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Roman and Williams’s long-awaited High Line condo finally welcomes buyers

Curbed // Feb 26, 2020

Buyers at JDS Development Group and Largo’s swanky Art Deco-inspired condo The Fitzroy can let out a collective sigh of relief: Four and a half years after launching sales, closings have finally begun at the High Line-adjacent building.

The news comes with new photos that confirm the building’s 14 sprawling condos are approximately as lovely as the renderings promised long ago, with moody Roman and Williams interiors to match. The lobby, which has been photographed finished for the first time, will also appeal to fans of brooding glamor.

The half- and full-floor condos feature direct elevator entry, ceiling heights of nearly 11 feet, oak casement double-pane windows, and radiant heated solid oak floors in a chevron pattern.

The photogenic kitchens are done up with Smallbone of Devizes copper backsplashes, Fiore de Pesco marble countertops, black enameled Lacanche ranges, and Waterworks fixtures custom-designed by Roman and Williams in copper. All condos also feature a separate service entrance. (No word on whether it will primarily be used by the career copper polisher the building may or may not come to employ.)

The copper accents carry through to the master bathroom, where there’s a custom William Holland Cuprosa Bateau copper soaking tub and more custom-design Waterworks copper fixtures alongside Paonazzo marble walls and Nero Marquina marble floors.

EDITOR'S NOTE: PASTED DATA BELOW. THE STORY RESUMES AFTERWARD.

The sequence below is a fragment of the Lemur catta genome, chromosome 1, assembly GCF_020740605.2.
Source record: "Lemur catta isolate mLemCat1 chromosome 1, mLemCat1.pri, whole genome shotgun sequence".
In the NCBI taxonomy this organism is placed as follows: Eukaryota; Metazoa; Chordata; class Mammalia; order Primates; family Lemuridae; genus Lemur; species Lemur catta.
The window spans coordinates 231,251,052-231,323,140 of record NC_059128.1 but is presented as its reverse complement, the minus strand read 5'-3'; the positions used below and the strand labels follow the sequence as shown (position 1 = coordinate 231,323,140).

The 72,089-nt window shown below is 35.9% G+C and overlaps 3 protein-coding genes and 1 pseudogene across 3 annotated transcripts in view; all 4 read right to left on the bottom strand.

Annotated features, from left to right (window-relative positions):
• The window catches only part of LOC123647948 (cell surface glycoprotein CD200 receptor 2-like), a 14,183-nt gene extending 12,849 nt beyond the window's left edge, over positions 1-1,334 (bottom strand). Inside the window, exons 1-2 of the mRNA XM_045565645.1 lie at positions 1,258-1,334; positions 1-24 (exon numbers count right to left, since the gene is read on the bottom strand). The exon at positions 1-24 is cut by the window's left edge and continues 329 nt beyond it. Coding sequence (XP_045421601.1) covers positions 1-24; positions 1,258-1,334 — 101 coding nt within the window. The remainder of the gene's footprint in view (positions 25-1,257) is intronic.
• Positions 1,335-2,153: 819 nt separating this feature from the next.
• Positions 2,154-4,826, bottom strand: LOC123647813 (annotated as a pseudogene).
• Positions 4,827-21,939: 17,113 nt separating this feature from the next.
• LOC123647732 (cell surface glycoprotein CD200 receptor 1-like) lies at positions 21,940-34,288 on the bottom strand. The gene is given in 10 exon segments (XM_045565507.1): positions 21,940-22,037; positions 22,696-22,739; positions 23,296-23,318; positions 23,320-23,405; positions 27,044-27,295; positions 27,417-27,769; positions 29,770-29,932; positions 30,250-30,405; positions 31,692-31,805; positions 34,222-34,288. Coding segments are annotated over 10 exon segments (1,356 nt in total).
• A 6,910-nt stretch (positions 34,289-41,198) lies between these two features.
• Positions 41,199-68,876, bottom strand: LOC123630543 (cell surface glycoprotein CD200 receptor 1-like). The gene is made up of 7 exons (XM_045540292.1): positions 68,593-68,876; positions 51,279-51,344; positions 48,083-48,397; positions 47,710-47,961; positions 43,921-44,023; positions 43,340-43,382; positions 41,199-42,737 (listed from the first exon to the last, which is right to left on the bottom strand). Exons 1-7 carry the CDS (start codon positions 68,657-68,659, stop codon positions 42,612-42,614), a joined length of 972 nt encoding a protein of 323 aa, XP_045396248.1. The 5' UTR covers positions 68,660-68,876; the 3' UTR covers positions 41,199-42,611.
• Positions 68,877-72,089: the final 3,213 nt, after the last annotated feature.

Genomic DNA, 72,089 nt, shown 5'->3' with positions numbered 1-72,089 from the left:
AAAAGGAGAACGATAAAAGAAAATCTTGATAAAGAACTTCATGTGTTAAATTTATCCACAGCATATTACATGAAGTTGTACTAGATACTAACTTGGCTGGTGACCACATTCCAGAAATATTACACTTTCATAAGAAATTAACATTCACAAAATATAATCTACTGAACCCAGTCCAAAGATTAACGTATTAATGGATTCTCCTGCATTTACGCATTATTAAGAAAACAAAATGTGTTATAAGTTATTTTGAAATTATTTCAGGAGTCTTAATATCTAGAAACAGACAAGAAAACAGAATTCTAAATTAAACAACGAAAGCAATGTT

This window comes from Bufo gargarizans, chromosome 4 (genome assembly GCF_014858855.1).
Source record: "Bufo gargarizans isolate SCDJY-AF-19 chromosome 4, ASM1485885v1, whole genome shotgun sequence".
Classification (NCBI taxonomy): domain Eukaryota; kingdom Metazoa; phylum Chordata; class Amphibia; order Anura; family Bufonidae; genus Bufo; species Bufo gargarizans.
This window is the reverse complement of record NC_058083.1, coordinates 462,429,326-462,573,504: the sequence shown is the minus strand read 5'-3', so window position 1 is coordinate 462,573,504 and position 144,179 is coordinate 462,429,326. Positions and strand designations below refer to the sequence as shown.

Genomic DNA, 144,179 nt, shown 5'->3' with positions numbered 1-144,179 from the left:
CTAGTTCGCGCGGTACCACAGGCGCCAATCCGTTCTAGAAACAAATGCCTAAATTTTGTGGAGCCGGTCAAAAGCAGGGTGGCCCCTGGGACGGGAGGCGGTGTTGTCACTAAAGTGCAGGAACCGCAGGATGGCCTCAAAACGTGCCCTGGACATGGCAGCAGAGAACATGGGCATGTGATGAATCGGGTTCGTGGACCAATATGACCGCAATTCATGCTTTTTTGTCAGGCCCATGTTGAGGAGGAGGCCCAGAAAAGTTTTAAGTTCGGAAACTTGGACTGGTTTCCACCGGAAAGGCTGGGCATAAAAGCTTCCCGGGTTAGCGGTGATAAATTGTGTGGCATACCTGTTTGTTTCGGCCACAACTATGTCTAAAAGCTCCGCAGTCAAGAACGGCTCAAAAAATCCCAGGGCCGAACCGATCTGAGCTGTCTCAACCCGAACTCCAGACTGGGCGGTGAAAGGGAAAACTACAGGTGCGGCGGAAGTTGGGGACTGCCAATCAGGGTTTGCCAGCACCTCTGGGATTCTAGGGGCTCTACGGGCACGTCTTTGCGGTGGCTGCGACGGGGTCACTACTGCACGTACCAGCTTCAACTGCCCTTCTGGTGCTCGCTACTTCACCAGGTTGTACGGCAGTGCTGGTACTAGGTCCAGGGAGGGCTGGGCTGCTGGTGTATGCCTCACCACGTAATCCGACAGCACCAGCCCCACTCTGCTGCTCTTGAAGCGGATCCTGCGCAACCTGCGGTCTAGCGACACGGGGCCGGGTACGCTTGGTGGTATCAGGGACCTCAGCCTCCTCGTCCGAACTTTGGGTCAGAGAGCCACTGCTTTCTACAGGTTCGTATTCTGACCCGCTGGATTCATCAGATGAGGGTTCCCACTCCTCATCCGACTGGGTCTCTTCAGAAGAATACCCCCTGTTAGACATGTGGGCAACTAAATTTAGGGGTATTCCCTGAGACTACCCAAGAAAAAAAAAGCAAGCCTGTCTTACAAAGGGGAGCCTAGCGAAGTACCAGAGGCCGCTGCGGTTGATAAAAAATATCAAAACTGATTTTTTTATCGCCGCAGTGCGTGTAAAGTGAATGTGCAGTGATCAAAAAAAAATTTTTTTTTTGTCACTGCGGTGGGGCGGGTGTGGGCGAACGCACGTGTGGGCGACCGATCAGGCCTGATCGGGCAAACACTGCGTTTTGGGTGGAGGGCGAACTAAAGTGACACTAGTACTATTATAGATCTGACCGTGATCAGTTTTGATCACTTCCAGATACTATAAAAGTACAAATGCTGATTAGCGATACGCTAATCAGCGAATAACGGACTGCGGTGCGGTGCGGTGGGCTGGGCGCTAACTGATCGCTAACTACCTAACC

Available condos in the building range from a Roman and Williams-furnished two-bedroom plus a home office asking $5.3 million to a full-floor four-bedroom, five and a half bath condo with two terraces seeking $21 million.

One of the first condos to close in the building is a three-bedroom, three-bathroom that netted $6.4 million or about $2,737 per square foot, one of the highest prices paid for a condo per square foot in West Chelsea. According to StreetEasy, the average asking price per square foot in the neighborhood is $2,122.

Roman and Williams also designed the building’s exterior with a standout green terracotta facade that was manufactured in upstate New York. Along with the exterior’s custom oak and copper finishes, the building oozes classic materiality in a neighborhood increasingly dominated by glass.

Original Article: Curbed